After the long holiday weekend, Phnom Penh’s boulevards are once again packed with traffic, making getting around the capital an exhilarating if not frustrating experience.
With many Cambodians gone from the city over the weekend to visit their home provinces and honor their ancestors for Pchum Ben, the Festival of Dead, the capital’s streets were eerily empty.
It was during this lull in the freneticism of the streets, which are normally crowded with all shapes and sizes of vehicles moving in various degrees of speed and coming in from all directions, that a group of foreigners sat around gabbing in a restaurant after lunch.
There was usual banter about Cambodian politics, history and the efficiency of civil servants. I griped about how an overzealous maid ruined the elastic on my undies. Of course, after I complain about this sweet, hard-working woman, I always berate myself. I never had a maid before I came to Cambodia, and I likely will not have such helpers as maids, guards and drivers after I leave.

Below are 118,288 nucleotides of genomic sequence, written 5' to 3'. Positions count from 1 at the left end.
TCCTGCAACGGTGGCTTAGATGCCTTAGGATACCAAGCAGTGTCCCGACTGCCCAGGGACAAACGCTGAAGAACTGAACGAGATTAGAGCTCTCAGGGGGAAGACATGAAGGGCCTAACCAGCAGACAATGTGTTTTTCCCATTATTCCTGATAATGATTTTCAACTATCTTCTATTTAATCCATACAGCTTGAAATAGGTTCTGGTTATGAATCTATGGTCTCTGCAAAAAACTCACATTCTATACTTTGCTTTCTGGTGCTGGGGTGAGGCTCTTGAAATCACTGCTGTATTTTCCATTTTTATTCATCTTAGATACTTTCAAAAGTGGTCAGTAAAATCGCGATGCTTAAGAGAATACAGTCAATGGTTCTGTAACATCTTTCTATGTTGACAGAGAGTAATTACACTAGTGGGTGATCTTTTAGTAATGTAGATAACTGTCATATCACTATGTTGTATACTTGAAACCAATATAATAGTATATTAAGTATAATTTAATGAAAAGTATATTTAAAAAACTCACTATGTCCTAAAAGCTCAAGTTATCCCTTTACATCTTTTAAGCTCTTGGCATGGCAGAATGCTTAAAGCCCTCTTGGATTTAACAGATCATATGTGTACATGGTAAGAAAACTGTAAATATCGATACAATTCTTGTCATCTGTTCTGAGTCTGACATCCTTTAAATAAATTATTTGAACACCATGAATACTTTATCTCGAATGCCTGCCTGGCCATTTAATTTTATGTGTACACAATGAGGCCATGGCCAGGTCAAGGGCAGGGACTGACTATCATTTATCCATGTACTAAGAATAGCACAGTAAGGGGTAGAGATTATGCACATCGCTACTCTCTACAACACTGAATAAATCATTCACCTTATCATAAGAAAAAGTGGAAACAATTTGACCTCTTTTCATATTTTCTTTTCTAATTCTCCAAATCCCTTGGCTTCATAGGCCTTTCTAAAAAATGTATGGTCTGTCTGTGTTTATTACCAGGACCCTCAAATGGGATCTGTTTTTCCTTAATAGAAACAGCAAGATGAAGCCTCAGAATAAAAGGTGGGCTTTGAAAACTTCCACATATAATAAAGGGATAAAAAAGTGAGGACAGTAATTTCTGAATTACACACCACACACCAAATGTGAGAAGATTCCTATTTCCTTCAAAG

The discussion turned to the holiday and the absence of many of the motos, cyclos, minivans, Land Cruisers and Camrys that usually make Phnom Penh’s streets not so easily traversed.
What a joy it was to get around, remarked one of the group, adding offhandedly that there was a lot to be said for emptying the city.
We all got some enjoyment at that one until we realized when one of the times was that Phnom Penh was devoid of traffic. The joking soon turned to uncomfortable laughter and was quickly forgotten as talk turned to the latest pirated computer software, movies and music CDs in the markets.
But upon further reflection as I pedaled my bicycle about the city, riding along with—and against—the flow of the traffic, I found happiness in seeing everything from motos carrying families of five to speeding luxury four-wheelers.
The vitality expressed by this maddening mixture of modes of transport is far preferable to a recap of the days during the past three decades that the only traffic on the streets was maybe tanks, foot soldiers or worse yet, nothing at all.